Visitors to Canada's westernmost province should pack a long list of superlatives to deploy here; the words 'wow,' 'amazing' and 'spectacular' will only go so far. Luckily, it's not too hard to wax lyrical about the mighty mountains, deep forests and dramatic coastlines here that instantly lower heart rates to tranquil levels.
The breathtaking four-seasonal palette of Ontario's vast wilderness, endless forests and abundant wildlife awaits. Around 40% of Canada’s population lives here for good reason: Ontario is larger than France and Spain combined. Over 250,000 lakes, including the Great Lakes bordering the US, contain a fifth of the planet's fresh water.
Stretching from coastal Horseshoe Bay as far inland as the verdant Fraser Valley, this region encompasses the towns and suburbs within an hour or two by car or transit from downtown Vancouver, including those communities immediately adjoining the city that together are known as Metro Vancouver.
Walkable neighborhoods, drink-and-dine delights and memorable cultural and outdoor activities framed by dramatic vistas – there's a glassful of great reasons to love this lotusland metropolis. Taste-Tripping Don't tell Toronto or Montreal but Vancouver is the real culinary capital of Canada.
Nova Scotia, New Brunswick & Prince Edward Island
Fashioned by the mighty Atlantic, these open-armed Canadian provinces beckon you for chats, chowder and the chance to see whales breach in the distance. A Foot-Tapping Good Time Here's a culture defined by fiddle playing and wearing out the dancing shoes.
Welcome to Toronto, the most multiculturally diverse city on the planet: over 140 languages are spoken. It's estimated that over half of Toronto's residents were born outside Canada, and despite its complex makeup, Torontonians generally get along. When the weather is fine, Toronto is a blast: a vibrant, big-time city abuzz with activity.
If Nova Scotia were a film, its protagonists would be rugged yet kind-hearted, burnt by the wind and at one with the sea. It would be shot against a backdrop of rolling green fields and high sea-cliffs; its soundtrack would feature fiddles, drums and evocative piano scores; and its plot would be a spirited romp around themes of history, community and family.
The largest populated landmass between western North America and New Zealand – around 500km long and 100km wide – Vancouver Island is studded with colorful, quirky communities, many founded on logging or fishing and featuring the word 'Port' in their names. The locals are a friendly bunch, proud of their region and its distinct differences.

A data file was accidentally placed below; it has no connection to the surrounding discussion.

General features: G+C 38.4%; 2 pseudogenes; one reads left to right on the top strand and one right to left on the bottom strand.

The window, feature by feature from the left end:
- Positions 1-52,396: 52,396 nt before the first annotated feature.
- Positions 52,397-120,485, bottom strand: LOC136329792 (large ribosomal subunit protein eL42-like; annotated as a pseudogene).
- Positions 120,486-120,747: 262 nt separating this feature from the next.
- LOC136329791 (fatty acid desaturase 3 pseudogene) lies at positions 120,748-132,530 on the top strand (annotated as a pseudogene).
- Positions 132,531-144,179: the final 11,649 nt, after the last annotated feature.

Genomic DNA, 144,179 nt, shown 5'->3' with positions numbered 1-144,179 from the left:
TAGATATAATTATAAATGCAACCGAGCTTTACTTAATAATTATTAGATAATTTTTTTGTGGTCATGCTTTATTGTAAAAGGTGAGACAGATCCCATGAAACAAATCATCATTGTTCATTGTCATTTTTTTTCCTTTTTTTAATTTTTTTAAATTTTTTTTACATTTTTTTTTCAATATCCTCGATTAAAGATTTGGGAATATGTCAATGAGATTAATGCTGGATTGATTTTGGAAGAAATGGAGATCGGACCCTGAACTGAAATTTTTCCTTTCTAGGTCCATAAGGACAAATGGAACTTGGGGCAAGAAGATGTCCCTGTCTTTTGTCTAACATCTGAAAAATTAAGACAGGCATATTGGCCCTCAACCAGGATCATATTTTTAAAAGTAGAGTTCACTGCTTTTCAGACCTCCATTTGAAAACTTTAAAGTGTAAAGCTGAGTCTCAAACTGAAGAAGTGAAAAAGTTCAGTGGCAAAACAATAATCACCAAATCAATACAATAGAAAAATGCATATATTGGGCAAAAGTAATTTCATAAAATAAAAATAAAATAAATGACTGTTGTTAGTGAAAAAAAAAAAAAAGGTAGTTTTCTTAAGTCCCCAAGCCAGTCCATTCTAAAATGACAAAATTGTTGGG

Newfoundland & Labrador
With rocky crags, drifting icebergs and puffins flapping by, Canada's easternmost province – and historically its most rebellious – floats in a stunning world of its own. The island that has long moved to its own beat maintains its own time zone (a half-hour ahead of the mainland) and lilting old-world dialect (the Dictionary of Newfoundland English provides translation).
Banff & Jasper National Parks
With the Rocky Mountains stretched across them, Banff and Jasper National Parks are filled with dramatic, untamed wilderness. Rugged mountaintops scrape the skyline while enormous glaciers cling to their precipices. Glassy lakes flash emerald, turquoise and sapphire, filled by waterfalls tumbling down cliff faces and thundering through bottomless canyons.
In the early 20th century, New Brunswick was a very big deal. Millionaire businesspeople, major-league baseball players and US presidents journeyed here to fish salmon from its silver rivers and camp at rustic lodges in its deep primeval forests. But over the decades, New Brunswick slipped back into relative obscurity.
Arcing around Lake Ontario are a number of the Greater Toronto Area’s 'satellite' cities. Day trip the up-and-coming hip strip of Hamilton, or really escape Toronto’s gravity in the delightful villages of Elora, Fergus and the unique Mennonite settlement of St Jacobs.